Brexit, more than any other issue, has dominated the political debate in the UK over the past decade. The same question that has so deeply divided the country since the launch of the 2016 referendum had long been a contentious issue. Despite the seemingly clear victory of the leave campaign, the choices facing the country in its relations with the rest of Europe still seem no nearer to finding a definitive answer. Whatever agreement is reached over the terms of the EU-UK divorce there is little prospect of this bringing the current saga to an end. That this should be so is hardly surprising given Brexit’s deep historical roots. As such the present crisis should be considered as part of a much older debate over the UK’s place in, and its relations with, the rest of Europe. The uncertainty over the path to take is certainly not new.

There is, therefore, an obvious need to look for the origins of the 2016 Brexit vote in the long and often complex record of the UK’s interactions with the continent. Nor is this simply a question of cross-Channel relations or of the UK being »in« or »out«, »remaining« or »leaving«. What precisely the UK is leaving, or remains part of, is in many ways an open question. Europe, as Beatrice Heuser points out, can take, and has taken, many different forms; its future direction has never been written in stone. A more pertinent question would, therefore, seem to be »what sort of Europe« rather than »Europe, yes or no«. Should the UK leave the EU these questions will still require an answer although, as Beatrice Heuser argues, its ability to influence these choices will be severely restricted post-Brexit.

Various studies have already traced the long history of Britain’s uncertain and often ambiguous position in Europe. Britain’s wavering attitude towards the efforts of others on the continent to move towards some form of European unity has also been the subject of numerous publications. Most of these have understandably focussed on the events of the post-1945 years during which the present EU emerged. The ups and downs of Britain’s role in this process are well documented. Yet despite the considerable attention paid to these issues there is no sign of any consensus emerging or of a truer understanding of how and why the UK, and its relations with the rest of Europe, has reached the present position.

Various historians have attempted to find answers by looking to the deep-rooted cultural reasons that may underlie current British Euroscepticism1. That the sources of British Euroscepticism run deep is undeniable and as even Margaret Thatcher, perhaps Britain’s most famous Eurosceptic, recognised in her famous Bruges speech there is a »record of nearly two thousand years of British involvement in Europe, cooperation with Europe and contribution to Europe«.

Beatrice Heuser’s »Brexit in History. Sovereignty or a European Union?« takes a similarly time scale. Its ambition is to »explain Brexit […] in the context of centuries of struggle about the European order […] to sketch the pedigree of the sovereignist, independentist stance embodied in the 2016 Brexit referendum vote«. This is contrasted to the rival vision of a European union in the form of a universal empire or monarchy. It is, however, a »third way« that the author views most favourably: a European system or union that brings the various European polities together and that allows them to »settle their differences peacefully, tackle common problems jointly, and to mount an effective common defence against external threats«. Quoting Winston Churchill, she argues that »jaw jaw« will always be preferable to »war war«; the EU, despite its »many flaws and shortcomings«, may be still »the worst form of government for this continent except all the others that have been tried«.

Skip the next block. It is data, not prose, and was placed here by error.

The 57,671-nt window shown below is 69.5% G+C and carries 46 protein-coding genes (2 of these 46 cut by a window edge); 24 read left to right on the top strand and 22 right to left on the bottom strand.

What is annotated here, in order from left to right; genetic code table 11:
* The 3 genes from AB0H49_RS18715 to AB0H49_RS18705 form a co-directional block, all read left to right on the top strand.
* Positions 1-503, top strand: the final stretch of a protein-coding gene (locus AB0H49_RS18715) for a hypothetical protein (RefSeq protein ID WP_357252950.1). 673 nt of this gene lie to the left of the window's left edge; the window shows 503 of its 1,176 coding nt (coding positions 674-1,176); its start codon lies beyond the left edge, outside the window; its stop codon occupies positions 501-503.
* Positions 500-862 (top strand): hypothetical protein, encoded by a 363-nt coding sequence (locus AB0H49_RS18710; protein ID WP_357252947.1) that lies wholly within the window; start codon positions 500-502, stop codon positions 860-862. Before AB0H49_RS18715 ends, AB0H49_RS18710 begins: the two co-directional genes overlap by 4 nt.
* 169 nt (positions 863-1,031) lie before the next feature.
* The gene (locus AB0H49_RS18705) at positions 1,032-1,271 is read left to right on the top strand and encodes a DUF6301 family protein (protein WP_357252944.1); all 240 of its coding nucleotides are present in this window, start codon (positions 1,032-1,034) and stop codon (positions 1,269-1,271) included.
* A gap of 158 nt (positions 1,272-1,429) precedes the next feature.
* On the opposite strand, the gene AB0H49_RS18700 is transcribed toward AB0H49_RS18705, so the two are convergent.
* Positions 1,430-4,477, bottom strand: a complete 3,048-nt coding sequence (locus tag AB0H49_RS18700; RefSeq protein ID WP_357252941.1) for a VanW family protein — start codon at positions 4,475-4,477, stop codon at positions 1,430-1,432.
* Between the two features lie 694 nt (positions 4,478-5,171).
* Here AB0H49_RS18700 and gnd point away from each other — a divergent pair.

Heuser rejects any idea that Brexit will meet the needs of the UK or that it will be better off outside the EU, that its support for human rights, one of the core values it shares with its fellow Europeans, will be defended, or that its security will be enhanced. Heuser reaches much the same conclusion here as Dean Acheson almost sixty years ago: that Britain, has »lost an empire and […] not yet found a role«. The inevitable conclusion is that it has no other viable role beyond Europe: that of a semi-detached counter weight maintaining the balance of power on the continent is no longer pertinent to today’s Europe; the Commonwealth, as Heuser writes, is »ever less significant« and the »special relationship« losing much of its meaning.

Heuser’s critique is also made at the conceptual level with a head-on attack on what many in the pro-Brexit camp hold dearest: sovereignty and the »illusory concept of the ›nation state‹«. She argues that these terms, alongside »state«, »liberalism«, »democracy« and »liberty«, are all too often misinterpreted, used in ways that mislead, sometimes deliberately, confuse and obstruct rather than help our understanding. Such attempts to consider these essential terms more carefully have been all too few and far between with most analyses preferring to hold onto the more comfortable existing terminology, labels and identities. Such misuses of language, and its oversimplifications, have, as Heuser writes, often led to »false claims about supposedly unvarying patterns of inter-polity relations [...] mak[ing] us blind to solutions that require us to overcome 19th century ideas of state and nation«. Bringing these to the forefront of the debate is to be welcomed, although we may doubt how far this will be accepted in the present political climate.